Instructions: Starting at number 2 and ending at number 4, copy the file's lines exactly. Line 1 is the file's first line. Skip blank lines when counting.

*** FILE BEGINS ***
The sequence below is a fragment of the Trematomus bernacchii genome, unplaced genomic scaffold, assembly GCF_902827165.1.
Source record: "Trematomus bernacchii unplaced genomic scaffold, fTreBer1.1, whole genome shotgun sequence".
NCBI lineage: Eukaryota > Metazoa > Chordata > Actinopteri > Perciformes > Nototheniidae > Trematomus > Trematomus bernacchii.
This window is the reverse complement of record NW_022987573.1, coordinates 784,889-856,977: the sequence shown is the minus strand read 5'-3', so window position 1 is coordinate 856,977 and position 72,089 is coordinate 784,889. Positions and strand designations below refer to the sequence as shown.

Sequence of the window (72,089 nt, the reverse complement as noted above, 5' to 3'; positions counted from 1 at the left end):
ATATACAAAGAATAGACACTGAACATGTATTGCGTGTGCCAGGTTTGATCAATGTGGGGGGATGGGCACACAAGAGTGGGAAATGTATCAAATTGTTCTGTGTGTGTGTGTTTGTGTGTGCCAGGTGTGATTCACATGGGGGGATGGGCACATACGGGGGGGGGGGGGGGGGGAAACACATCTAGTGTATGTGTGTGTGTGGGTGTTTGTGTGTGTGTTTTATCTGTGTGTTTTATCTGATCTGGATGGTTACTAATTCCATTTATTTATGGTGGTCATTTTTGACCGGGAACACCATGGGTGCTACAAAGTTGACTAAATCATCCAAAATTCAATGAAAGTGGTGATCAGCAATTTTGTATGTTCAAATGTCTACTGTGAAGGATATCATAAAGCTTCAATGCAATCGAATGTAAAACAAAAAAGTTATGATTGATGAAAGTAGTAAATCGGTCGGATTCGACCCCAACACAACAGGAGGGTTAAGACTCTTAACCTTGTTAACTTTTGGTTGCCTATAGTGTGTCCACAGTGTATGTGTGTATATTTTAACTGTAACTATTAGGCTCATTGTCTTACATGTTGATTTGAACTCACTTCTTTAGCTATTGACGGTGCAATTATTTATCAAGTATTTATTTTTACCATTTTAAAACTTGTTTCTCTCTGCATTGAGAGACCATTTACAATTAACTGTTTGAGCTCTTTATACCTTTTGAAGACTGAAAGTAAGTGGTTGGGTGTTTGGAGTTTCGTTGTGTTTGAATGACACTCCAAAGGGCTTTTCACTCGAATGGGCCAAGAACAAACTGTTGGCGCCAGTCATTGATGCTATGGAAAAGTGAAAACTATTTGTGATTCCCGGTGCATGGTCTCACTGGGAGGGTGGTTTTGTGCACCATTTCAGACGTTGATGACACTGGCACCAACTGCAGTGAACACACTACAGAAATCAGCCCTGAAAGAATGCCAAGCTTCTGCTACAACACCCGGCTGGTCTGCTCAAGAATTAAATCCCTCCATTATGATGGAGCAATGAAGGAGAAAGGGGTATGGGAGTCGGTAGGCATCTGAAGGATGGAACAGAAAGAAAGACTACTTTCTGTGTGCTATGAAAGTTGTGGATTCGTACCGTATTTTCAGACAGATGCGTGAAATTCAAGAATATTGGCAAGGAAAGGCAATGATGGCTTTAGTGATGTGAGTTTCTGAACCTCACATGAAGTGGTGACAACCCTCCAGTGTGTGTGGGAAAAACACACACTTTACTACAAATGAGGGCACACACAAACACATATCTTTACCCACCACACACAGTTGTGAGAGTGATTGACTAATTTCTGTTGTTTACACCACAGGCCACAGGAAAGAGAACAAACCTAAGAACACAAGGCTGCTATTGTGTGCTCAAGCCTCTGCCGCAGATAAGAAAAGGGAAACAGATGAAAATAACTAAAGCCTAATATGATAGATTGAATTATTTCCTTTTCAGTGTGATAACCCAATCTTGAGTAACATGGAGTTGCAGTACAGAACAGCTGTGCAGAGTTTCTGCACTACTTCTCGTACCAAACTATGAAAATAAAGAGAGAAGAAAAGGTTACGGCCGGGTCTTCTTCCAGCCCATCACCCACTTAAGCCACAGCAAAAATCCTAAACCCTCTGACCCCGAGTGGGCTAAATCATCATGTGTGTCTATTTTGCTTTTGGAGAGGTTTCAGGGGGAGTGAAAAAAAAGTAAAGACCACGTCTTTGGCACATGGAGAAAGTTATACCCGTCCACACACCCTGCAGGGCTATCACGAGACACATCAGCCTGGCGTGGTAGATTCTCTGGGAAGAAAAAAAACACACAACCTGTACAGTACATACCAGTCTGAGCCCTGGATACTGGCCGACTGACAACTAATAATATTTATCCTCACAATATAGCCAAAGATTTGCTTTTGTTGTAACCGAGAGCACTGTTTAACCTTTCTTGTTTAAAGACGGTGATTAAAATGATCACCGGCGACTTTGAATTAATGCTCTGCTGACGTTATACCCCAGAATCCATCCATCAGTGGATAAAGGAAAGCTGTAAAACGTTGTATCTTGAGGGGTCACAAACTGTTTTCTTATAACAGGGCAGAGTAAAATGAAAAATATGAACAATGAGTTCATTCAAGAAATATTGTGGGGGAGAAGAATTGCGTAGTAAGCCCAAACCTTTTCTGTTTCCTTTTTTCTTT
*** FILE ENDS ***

Source record: "Trematomus bernacchii unplaced genomic scaffold, fTreBer1.1, whole genome shotgun sequence".
NCBI lineage: Eukaryota > Metazoa > Chordata > Actinopteri > Perciformes > Nototheniidae > Trematomus > Trematomus bernacchii.
This window is the reverse complement of record NW_022987573.1, coordinates 784,889-856,977: the sequence shown is the minus strand read 5'-3', so window position 1 is coordinate 856,977 and position 72,089 is coordinate 784,889. Positions and strand designations below refer to the sequence as shown.